Cold-moulded wood boatbuilding predates fibreglass and has been used successfully for sailing dinghies, offshore racing yachts, fast multihulls and powerboats, and even rowing shells.
It involves bonding together layers of wood veneers or thin planks to make a strong, lightweight and watertight hull.
Modern glues, particularly epoxy resins, gave cold-moulding a boost and improved both its strength for weight and longevity.
Strip-planking is a related technique using narrow strips of wood, and it too has been improved by modern adhesives.
The two forms of building can also be combined. Both of these techniques have been used in some excellent boats, by both professionals and amateurs.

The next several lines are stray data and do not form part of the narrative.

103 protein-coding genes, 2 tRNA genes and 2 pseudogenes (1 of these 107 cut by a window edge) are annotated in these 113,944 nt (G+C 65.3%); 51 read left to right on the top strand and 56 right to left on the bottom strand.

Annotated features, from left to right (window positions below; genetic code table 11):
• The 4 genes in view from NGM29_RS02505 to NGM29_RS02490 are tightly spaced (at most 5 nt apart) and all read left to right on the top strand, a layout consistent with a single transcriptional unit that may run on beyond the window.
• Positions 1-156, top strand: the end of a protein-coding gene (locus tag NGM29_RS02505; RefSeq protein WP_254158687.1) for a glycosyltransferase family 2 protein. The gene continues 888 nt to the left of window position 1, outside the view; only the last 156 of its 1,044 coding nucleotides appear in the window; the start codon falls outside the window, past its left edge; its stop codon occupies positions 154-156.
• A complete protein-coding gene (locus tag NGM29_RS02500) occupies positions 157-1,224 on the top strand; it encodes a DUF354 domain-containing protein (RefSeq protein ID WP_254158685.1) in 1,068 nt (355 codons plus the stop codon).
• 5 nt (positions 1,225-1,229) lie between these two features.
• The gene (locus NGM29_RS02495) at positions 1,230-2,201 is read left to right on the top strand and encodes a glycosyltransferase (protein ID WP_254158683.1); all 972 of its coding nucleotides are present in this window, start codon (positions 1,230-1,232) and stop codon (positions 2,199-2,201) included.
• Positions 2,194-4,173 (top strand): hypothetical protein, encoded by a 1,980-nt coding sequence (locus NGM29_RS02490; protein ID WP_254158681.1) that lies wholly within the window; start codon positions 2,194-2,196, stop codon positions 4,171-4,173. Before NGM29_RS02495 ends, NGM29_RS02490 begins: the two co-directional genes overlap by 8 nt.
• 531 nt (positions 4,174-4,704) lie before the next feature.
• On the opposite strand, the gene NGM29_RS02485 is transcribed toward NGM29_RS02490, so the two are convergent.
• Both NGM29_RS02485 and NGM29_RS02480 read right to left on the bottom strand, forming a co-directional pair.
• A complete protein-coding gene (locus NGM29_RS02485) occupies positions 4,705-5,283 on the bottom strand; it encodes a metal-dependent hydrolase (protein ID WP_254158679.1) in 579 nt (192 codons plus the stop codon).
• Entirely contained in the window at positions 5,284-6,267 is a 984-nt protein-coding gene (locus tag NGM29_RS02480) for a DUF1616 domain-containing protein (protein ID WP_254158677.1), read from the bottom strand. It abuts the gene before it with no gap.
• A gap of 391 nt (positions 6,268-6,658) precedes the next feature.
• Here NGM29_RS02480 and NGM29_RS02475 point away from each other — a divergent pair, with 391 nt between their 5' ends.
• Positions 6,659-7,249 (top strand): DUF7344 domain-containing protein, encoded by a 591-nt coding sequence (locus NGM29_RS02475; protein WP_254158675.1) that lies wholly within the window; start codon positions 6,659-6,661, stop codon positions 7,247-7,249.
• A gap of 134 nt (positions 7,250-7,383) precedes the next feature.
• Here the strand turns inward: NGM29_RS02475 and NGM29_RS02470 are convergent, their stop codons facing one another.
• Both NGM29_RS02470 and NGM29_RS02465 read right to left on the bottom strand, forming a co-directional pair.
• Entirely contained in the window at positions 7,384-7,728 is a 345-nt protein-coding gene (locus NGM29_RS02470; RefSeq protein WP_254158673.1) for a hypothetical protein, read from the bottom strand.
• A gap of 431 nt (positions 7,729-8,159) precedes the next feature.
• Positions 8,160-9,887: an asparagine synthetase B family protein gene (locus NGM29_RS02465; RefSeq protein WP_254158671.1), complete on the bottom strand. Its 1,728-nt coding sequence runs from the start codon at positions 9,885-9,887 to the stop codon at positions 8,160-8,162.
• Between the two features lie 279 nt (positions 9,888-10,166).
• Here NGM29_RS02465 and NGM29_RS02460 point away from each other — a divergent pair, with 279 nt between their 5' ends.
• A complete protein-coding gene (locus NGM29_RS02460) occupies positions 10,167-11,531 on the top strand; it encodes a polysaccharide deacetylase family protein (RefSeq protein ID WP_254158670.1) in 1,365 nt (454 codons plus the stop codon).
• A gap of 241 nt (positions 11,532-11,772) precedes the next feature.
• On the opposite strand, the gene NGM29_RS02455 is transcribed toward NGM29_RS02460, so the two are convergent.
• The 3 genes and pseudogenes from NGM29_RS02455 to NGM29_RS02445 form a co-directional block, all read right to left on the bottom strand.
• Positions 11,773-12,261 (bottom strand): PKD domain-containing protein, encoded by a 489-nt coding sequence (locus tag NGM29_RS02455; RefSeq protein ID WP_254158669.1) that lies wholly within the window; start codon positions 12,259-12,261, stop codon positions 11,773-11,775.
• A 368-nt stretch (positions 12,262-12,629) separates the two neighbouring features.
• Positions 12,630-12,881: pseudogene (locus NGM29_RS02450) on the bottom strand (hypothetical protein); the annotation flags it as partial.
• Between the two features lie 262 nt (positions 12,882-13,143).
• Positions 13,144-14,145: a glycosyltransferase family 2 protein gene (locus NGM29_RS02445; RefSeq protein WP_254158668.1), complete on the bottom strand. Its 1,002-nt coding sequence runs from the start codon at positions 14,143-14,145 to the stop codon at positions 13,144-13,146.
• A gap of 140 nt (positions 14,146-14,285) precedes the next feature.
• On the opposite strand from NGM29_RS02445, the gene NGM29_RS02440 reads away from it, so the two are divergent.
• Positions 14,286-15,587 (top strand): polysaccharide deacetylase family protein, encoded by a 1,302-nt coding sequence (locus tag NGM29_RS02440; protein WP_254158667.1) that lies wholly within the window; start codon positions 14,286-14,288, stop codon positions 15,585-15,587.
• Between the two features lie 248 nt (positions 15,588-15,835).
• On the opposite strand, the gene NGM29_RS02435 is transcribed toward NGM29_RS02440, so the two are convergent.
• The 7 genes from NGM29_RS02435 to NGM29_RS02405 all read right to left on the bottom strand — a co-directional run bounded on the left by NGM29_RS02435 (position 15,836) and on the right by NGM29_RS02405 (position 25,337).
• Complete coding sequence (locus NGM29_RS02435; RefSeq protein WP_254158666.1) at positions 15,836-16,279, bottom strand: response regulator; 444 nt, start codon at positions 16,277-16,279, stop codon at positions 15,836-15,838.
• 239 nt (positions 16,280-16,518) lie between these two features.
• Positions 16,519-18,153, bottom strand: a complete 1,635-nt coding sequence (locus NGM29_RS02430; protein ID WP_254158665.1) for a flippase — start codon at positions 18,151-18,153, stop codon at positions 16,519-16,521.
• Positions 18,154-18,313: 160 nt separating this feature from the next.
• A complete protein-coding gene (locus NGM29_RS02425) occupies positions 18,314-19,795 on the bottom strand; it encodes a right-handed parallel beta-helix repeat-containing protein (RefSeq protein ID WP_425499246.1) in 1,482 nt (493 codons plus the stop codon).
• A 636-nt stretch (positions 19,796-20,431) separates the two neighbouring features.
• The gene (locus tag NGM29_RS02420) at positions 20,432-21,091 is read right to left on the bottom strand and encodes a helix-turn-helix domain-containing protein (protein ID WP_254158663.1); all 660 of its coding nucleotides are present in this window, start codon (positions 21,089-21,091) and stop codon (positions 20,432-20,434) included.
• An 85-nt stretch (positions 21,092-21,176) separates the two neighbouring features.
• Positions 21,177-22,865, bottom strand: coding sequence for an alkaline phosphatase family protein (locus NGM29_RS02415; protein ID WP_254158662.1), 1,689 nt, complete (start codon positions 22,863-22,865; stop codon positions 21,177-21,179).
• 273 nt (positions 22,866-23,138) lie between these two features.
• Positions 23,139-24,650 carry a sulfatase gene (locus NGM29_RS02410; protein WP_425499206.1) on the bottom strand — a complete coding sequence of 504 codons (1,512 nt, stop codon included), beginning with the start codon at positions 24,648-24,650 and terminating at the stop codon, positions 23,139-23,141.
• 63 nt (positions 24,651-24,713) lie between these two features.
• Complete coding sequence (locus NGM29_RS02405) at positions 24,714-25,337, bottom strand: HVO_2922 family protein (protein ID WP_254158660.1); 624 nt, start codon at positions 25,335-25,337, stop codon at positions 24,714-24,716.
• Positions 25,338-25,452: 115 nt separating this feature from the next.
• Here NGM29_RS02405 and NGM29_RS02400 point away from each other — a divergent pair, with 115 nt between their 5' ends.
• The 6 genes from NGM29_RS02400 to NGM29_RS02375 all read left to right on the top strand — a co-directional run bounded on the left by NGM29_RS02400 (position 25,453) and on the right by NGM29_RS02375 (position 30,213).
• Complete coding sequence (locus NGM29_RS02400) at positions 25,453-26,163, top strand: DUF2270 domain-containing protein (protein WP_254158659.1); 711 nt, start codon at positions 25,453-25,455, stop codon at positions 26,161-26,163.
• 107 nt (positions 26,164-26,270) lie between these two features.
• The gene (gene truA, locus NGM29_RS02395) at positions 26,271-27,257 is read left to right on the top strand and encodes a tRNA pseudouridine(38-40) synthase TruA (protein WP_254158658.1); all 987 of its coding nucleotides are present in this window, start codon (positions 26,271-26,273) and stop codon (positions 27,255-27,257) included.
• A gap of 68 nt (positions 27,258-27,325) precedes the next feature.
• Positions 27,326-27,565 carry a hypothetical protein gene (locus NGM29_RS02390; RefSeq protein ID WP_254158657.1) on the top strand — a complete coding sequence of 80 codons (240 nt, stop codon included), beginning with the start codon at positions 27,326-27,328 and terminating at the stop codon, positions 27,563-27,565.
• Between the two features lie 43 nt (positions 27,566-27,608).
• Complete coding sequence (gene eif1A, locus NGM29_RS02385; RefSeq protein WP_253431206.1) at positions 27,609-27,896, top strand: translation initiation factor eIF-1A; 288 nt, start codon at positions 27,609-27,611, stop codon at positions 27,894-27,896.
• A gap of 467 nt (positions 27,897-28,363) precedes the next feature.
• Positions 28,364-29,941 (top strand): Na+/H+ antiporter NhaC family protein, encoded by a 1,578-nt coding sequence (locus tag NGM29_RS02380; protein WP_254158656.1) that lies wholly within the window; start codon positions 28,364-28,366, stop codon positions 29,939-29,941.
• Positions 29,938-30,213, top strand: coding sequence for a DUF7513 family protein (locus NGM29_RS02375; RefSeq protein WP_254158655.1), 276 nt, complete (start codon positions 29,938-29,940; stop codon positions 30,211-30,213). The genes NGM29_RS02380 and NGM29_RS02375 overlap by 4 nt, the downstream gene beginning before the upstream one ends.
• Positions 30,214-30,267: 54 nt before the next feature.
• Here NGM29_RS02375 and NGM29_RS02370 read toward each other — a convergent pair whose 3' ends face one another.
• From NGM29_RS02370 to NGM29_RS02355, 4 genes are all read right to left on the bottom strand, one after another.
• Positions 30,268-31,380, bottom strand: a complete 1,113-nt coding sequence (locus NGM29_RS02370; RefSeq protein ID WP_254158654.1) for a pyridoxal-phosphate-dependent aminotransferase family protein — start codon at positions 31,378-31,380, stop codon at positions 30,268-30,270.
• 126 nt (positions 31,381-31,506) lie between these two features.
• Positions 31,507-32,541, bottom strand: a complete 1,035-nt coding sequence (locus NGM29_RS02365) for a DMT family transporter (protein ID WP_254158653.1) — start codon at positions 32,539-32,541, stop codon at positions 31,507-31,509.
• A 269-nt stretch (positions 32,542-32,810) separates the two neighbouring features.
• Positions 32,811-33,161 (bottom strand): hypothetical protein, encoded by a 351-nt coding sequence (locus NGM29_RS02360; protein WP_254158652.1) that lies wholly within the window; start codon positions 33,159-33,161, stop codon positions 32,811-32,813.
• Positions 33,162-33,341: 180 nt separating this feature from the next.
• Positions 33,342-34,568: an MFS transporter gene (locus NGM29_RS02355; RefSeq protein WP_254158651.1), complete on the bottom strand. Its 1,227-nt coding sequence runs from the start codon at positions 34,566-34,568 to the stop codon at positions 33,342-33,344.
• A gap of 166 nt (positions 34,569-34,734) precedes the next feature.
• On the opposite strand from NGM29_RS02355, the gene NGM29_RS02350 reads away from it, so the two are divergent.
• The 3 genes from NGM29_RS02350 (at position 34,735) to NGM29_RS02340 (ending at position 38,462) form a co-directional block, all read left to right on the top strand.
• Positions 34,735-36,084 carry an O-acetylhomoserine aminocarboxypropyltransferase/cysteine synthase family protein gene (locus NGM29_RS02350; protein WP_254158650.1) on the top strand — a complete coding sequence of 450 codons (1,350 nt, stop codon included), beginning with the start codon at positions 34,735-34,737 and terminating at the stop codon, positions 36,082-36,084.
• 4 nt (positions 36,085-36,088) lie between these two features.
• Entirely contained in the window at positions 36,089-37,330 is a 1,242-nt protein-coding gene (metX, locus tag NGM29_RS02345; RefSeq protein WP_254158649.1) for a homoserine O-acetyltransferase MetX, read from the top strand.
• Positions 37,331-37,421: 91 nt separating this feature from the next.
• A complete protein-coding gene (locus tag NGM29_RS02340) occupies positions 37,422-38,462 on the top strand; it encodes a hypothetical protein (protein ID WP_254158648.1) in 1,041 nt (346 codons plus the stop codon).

They are particularly suited to one-off or short series production, and allow the moulds to be dismantled and even modified for later use.
Cost and time factors are attractive, and even for amateurs without a high degree of woodworking skill good results are quite feasible. This book is a practical guide to both methods, starting from the design requirements, necessary tools and working conditions, and choice of timber through step-by-step construction and repair.
Ian Nicolson's many drawings illustrate the process and provide examples of a variety of successfully built boats.